Serious Writers Beta Readers:
Man, how did I get so lucky again?! I ended up with three Beta Readers for Mishca who all brought something different to the table. I once read how important it is to have a Beta Editor who is a writer.  How in the world do you manage that. Well I have two through Inkpop. Wendy, who has formal writing qualifications, helped me pick up on where I needed to expand and gave me great encouragement.  Evie - who is self-taught, gave me a direct line into the mind of an American teen, which allowed me to make Mishca more universal. Katrina - who is formally qualified and a former academic in literature, helped me pull my manuscript apart and put it back together, in a much improved version.

Copy/sub Editor:
Often we just can't see our own mistakes. But if you want to send your manuscript to an agent or an editor and be taken seriously then you need your work to be the best it can be.  I was lucky that Katrina doubled as my copy editor, but if you don't know someone who is professionally trained and has the time and dedication then there are lots of firms that copy edit novels.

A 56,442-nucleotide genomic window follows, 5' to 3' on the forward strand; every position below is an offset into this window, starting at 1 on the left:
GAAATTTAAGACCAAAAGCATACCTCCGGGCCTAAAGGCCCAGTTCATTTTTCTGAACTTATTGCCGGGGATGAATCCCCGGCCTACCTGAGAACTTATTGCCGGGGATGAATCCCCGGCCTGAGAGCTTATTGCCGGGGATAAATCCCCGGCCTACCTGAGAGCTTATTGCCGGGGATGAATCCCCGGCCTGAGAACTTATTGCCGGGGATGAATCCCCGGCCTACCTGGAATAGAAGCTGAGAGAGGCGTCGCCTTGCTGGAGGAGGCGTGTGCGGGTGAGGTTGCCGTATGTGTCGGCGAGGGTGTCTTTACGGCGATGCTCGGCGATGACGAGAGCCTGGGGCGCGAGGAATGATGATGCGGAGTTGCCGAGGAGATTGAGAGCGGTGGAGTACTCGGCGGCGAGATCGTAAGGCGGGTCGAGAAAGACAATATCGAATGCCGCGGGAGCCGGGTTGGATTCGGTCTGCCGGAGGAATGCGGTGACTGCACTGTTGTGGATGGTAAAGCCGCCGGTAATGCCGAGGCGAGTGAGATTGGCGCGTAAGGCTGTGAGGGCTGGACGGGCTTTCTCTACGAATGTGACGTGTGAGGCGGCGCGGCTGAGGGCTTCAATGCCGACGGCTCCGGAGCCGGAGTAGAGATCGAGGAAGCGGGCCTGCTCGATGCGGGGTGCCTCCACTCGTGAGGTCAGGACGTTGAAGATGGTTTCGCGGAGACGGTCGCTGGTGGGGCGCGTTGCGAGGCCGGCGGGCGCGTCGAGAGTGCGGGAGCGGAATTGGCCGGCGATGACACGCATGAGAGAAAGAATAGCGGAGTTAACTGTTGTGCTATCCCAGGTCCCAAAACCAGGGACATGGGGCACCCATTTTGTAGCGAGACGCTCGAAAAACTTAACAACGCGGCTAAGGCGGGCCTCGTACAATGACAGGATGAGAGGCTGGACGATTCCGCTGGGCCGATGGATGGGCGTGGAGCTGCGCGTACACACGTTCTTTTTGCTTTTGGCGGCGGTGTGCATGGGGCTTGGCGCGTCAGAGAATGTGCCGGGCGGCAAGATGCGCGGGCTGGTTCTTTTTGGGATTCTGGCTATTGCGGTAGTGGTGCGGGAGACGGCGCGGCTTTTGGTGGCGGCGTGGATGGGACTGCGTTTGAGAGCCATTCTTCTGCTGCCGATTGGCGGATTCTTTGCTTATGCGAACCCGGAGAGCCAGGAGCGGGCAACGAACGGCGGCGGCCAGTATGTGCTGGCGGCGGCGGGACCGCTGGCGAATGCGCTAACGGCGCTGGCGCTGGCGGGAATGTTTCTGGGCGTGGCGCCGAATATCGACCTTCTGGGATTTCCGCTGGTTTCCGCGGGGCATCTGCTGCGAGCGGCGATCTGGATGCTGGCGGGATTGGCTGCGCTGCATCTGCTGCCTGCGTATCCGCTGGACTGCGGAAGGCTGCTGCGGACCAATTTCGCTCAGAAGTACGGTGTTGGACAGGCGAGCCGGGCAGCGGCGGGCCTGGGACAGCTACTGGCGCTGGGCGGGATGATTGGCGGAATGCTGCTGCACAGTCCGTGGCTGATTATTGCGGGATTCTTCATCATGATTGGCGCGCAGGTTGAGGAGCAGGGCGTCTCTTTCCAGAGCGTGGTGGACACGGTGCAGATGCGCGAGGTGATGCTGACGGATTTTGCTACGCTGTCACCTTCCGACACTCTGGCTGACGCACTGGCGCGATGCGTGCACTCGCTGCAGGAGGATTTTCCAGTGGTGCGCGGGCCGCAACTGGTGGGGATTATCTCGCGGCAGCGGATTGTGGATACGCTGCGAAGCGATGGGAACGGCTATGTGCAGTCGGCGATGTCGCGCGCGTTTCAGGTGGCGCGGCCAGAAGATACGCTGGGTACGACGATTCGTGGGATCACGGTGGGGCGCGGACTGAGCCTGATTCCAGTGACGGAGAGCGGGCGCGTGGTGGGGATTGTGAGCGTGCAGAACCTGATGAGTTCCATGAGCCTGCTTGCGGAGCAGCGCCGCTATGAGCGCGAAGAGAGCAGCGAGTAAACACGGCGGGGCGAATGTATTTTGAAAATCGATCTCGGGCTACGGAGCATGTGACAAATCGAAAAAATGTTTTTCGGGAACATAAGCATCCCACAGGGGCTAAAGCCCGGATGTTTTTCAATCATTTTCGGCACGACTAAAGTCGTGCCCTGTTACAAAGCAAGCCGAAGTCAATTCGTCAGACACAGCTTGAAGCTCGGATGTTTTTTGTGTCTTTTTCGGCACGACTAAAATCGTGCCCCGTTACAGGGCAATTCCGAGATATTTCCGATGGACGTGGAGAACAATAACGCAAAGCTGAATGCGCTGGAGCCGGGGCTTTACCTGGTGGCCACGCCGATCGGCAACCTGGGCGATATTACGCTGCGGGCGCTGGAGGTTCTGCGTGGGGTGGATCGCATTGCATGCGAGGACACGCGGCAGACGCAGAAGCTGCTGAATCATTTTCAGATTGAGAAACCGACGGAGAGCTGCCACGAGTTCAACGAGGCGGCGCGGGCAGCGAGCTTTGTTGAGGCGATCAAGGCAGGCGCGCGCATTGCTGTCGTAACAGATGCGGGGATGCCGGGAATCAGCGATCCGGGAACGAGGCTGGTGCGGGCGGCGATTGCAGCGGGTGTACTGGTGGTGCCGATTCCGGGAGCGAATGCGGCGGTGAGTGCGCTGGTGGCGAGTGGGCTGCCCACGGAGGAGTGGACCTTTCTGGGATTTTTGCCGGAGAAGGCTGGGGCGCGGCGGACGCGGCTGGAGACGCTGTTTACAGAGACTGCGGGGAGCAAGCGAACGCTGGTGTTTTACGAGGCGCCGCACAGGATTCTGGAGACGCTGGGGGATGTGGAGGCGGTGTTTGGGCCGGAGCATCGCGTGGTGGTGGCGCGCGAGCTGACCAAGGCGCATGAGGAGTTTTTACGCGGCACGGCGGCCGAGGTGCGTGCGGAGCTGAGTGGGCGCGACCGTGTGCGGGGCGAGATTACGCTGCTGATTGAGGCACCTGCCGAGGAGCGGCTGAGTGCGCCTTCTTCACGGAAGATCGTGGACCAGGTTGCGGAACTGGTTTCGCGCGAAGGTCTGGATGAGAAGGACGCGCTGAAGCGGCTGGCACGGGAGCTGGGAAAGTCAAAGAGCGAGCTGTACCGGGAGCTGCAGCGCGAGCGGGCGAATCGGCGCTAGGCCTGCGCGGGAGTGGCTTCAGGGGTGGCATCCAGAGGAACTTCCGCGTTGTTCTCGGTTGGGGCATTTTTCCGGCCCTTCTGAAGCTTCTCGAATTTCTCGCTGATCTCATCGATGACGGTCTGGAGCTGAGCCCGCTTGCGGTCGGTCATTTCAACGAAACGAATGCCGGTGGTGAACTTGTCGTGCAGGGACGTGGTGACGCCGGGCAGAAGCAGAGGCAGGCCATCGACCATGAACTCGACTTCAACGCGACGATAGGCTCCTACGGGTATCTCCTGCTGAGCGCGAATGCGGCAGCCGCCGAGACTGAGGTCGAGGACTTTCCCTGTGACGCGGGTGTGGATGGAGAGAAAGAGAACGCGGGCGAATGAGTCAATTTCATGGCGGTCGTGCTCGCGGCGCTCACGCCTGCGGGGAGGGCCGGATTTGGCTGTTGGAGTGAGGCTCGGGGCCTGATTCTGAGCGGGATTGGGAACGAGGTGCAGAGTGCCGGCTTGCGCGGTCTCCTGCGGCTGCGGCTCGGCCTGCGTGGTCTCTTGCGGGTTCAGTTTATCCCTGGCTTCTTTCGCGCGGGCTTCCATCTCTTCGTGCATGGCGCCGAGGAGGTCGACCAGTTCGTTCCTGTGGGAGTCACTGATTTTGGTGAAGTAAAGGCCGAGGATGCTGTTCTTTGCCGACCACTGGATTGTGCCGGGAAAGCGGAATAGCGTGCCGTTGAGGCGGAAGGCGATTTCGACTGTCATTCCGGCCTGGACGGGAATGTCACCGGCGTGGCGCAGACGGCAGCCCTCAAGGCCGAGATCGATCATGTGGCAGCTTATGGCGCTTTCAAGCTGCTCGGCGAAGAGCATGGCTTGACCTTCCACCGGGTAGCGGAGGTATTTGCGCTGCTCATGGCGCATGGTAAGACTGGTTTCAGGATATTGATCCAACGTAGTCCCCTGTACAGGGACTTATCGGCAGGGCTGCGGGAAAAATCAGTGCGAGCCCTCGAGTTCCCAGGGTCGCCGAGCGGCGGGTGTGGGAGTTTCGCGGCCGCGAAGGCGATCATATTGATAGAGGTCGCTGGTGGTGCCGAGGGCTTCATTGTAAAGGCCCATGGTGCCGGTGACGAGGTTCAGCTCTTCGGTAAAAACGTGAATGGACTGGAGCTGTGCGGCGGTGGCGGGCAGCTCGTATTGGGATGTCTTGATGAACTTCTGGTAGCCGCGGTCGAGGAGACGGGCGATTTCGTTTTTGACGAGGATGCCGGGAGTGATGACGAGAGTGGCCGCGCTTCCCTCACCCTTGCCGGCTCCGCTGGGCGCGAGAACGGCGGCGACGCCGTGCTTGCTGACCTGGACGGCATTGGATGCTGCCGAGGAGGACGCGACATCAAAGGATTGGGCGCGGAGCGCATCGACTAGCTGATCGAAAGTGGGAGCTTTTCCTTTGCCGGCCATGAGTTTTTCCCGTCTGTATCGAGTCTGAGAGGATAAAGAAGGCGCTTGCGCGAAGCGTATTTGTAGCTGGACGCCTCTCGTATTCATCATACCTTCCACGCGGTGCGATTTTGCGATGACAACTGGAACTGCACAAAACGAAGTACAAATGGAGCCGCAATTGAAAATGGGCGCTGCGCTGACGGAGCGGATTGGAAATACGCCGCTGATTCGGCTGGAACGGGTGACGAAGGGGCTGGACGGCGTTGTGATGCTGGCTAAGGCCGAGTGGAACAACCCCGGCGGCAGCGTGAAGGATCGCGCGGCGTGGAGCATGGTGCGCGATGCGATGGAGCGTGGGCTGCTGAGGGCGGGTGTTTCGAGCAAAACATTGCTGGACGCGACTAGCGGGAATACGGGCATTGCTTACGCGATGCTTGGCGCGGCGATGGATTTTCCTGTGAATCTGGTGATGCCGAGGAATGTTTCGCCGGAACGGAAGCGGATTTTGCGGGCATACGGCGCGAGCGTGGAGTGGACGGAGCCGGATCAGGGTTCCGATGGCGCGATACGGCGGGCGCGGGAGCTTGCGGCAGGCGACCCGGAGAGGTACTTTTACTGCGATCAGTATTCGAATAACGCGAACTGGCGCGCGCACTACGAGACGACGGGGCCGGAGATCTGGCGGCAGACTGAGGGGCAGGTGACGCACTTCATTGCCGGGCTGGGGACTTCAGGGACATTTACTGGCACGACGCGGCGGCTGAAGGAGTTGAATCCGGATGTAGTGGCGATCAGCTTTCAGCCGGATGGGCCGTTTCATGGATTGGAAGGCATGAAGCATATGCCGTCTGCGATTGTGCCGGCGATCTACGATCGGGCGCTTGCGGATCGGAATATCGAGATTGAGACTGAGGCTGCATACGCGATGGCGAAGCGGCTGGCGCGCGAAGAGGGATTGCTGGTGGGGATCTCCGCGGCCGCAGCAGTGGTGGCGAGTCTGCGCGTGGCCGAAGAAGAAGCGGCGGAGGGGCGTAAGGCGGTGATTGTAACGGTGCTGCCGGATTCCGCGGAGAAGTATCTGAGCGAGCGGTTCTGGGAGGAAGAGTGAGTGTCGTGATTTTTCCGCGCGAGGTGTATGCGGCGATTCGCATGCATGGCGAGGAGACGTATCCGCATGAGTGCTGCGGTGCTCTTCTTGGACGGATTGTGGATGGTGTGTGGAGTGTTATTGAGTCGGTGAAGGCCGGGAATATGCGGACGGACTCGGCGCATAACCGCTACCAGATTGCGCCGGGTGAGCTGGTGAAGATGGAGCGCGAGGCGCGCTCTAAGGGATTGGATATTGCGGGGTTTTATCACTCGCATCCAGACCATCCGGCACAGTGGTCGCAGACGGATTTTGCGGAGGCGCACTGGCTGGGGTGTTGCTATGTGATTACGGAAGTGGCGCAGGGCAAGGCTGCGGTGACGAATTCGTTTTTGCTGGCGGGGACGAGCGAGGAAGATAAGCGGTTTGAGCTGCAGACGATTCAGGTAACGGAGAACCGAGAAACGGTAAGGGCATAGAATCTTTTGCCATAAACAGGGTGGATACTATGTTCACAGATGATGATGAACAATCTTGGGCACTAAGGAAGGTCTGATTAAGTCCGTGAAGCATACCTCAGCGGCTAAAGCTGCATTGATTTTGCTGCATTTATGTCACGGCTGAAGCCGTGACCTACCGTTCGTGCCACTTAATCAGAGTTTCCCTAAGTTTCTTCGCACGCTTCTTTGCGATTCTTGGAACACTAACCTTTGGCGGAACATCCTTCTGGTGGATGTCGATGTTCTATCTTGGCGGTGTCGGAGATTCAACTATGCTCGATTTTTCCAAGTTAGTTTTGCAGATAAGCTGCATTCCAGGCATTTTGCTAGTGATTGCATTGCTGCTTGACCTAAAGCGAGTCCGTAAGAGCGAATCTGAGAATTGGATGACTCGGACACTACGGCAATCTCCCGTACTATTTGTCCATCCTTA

I know that this may seem like a scary process to some, having your work go through so many sets of hands, but the fact is that it will go through lots of hands with agents and publishers as well.

So I hope that was helpful, but in case you are a devourer of blogs and want more, here are some other sites with some great info on the process:


And one for Beta Readers themselves - http://pimpmynovel.blogspot.com/2010/06/alpha-beta-cappa-oh-hell-i-was-never-in.html

Thursday, September 16, 2010

Pre-publishing promotions for aspiring writers

I've just read the latest post on Rachelle Gardner's blog Rants and Ramblings: Life of a Literary Agent with guest blogger Sue Harrison and it inspired this post. http://cba-ramblings.blogspot.com/2010/09/good-old-days.html